Summer Camps for Kids: Visit www.herald-dispatch.com, type in the search “Summer Camps for Kids.” Sports, theater, science and nature — no matter what interest a child has, chances are there is a summer camp for them. To submit a summer camp, email the details to firstname.lastname@example.org. Access the online community calendar at www.herald-dispatch.com/hdcalendar/#/ .
Tennis Lessons: The Huntington Tennis Association, in conjunction with the Greater Huntington Park & Recreation District, will be conducting FREE Beginner Tennis Instruction Clinics this Summer for Ages 5-12 at the Ritter Park Tennis Center. There will be two sessions each week. Call 304-633-8315 for more information.
Tents & Tantrums, now Funtington, WV: Events come from community sources and encourage and promote a positive community experience by showcasing the numerous low cost and/or free events for families within the Tri-State. www.tentsandtantrums.com/events.
WV (K-12) Science Adventures Summer Camp: Week-long camps each with a different science/technology theme. Visit www.WVScienceAdventures.org or call director at 304-696-2425. Sponsored by Marshall University College of Science.
Wild Ramp’s Kids’ Day Series: Every 3rd Saturday of the month as a drop-in arts activity. The Wild Ramp also offers a monthly Exploring Extension Series hosting a different drop-in program, free food sampling, or kids’ activity. www.wildramp.org/upcoming-events.
Youth Theater Camp in Huntington: Registration form on website: www.stpeterswv.com. Camp materials include scripts, crafts, T-shirts, cast and individual pictures, and certificates. For ages 5-11 and 11-18. Call 304-360-2749.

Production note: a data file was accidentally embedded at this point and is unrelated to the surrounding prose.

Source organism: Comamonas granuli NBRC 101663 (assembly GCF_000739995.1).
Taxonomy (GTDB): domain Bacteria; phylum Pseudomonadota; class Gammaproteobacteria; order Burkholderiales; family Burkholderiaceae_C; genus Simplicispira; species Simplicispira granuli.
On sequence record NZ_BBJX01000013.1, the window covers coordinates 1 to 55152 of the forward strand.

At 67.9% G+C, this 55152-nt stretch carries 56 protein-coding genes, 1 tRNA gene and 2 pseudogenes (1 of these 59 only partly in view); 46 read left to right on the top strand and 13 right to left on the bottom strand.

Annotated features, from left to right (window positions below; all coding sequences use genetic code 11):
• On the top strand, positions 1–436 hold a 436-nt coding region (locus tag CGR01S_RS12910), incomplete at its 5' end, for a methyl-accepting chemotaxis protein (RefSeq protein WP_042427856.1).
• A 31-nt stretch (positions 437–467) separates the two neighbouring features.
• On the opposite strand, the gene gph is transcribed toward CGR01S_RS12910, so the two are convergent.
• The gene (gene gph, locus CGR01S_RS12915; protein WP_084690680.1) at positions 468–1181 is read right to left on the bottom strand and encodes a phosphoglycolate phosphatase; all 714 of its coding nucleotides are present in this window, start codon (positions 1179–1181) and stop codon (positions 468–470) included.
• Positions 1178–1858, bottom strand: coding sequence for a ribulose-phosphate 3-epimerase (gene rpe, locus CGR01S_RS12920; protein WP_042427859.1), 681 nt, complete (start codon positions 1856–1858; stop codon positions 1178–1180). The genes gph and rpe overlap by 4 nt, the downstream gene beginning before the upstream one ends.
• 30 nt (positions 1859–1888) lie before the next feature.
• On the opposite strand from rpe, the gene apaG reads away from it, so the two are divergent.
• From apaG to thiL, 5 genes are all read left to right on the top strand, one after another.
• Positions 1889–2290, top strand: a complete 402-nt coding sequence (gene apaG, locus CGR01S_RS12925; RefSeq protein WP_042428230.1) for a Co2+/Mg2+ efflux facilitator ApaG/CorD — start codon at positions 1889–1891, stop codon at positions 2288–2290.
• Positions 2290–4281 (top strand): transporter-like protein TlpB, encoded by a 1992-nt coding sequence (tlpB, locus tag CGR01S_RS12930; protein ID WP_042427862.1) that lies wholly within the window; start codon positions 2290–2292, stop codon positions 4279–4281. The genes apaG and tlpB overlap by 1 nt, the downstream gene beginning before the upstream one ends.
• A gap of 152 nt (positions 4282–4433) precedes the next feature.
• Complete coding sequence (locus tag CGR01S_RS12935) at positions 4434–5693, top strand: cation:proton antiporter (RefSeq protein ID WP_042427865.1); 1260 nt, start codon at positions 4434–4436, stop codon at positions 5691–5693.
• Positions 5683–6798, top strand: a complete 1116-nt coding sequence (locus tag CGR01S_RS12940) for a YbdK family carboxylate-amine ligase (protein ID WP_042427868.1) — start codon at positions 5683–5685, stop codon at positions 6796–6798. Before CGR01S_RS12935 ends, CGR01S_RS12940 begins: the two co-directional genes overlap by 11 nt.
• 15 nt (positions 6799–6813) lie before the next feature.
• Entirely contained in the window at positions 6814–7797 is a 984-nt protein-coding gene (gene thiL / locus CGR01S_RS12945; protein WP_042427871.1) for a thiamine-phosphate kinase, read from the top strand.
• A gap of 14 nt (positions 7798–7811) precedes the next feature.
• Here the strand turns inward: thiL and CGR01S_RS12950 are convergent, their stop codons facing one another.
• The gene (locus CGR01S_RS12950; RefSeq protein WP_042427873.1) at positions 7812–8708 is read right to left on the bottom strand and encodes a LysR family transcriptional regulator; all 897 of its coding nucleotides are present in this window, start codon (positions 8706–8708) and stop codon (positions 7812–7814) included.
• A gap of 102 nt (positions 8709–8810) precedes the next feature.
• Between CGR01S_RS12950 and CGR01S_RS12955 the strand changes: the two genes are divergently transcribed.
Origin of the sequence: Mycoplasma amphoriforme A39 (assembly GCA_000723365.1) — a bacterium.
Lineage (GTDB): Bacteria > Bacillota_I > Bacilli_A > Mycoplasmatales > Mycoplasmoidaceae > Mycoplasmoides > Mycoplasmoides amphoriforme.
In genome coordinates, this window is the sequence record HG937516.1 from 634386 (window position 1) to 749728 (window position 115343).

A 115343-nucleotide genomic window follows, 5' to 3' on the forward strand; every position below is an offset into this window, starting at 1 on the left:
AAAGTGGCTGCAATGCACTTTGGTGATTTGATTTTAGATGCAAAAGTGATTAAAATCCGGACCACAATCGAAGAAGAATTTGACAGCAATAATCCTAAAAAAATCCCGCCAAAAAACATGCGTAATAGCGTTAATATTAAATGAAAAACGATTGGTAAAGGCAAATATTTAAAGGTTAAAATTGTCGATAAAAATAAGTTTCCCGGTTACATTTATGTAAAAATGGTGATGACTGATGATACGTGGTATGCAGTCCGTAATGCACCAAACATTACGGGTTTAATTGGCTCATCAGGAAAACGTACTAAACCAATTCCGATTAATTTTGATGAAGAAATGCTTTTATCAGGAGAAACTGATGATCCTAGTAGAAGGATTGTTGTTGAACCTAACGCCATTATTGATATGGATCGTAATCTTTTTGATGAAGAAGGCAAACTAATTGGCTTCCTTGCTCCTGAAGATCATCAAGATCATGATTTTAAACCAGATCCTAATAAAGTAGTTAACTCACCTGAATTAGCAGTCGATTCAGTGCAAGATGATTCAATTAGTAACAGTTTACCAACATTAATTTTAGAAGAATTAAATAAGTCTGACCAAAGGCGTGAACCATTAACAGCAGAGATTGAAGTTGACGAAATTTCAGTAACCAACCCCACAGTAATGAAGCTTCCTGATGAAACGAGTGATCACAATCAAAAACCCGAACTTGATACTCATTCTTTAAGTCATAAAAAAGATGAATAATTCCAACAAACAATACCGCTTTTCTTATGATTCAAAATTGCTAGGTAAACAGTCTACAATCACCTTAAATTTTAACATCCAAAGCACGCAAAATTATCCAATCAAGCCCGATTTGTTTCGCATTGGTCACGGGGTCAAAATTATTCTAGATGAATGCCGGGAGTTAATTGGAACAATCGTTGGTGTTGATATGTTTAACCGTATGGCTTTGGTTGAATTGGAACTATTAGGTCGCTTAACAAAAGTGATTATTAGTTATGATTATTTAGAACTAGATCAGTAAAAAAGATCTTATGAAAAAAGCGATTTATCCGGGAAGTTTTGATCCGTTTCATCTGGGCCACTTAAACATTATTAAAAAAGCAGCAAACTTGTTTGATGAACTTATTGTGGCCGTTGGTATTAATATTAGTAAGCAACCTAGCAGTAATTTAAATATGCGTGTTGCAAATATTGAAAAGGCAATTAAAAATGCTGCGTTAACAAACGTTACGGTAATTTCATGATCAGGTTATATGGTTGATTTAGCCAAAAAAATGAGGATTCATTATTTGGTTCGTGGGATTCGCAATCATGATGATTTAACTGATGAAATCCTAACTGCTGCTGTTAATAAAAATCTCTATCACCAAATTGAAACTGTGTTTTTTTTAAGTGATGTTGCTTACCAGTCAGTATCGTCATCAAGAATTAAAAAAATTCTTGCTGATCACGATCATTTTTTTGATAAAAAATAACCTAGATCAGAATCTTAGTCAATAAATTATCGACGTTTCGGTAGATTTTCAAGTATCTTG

more information is available on www.cabellfrn.org.
ways and Tips to keep your child learning this summer
The West Virginia Department of Education states that, "in West Virginia, school readiness refers to the process of assuring children have access to the best available resources prior to entering first grade. Available resources support children and their families, and focus on maximizing children’s holistic development from birth. Research shows that learning begins long before a child enters kindergarten.”
- Helping parents access to supports for nurturing early literacy and language development to help children become school ready.
- Increasing children participating in extended school year opportunities with instruction during the summer have the potential to stop summer learning losses and propel students toward higher achievement. Examples include connecting to local libraries, 4-H, WV Extension Services, The Boys and Girls Club, download the Vroom app and increase access to books. Also, connect with your local Family Resource Network to learn what resources county. The Pathways to Summer Fun guide provides a quick glance to connect with those enrichment activities throughout the summer that will enhance student learning.
The Crucial Role of Summer and Enrichment
In West Virginia, school readiness refers to the process of assuring children have access to the best available resources prior to entering first grade. Available resources support children and their families, and focus on maximizing children’s holistic development from birth. Research shows that learning begins long before a child enters kindergarten. Children, even infants, soak up words, rhymes, songs, and images. Most language acquisition occurs prior to children entering school, so it is important to provide a language-rich environment to ensure robust vocabulary development.
Too many children from low-income families begin school already far behind. The research shows that these children are less likely to be read or spoken to regularly or to have access to books, literacy-rich environments, high-quality care, and pre-k programs. As a consequence, these children may hear as many as 30 million fewer words than their middle-income peers before reaching kindergarten. Research also shows that such interactions are critical for language development, an important precursor to literacy.
The WVDE recommends You For Youth resource overview to find tools to support your efforts in literacy, summer learning, STEM, etc.
Tips for parents for students of all ages can be found at You for Youth Resources
SummerLearning.org and Full Knowledge Center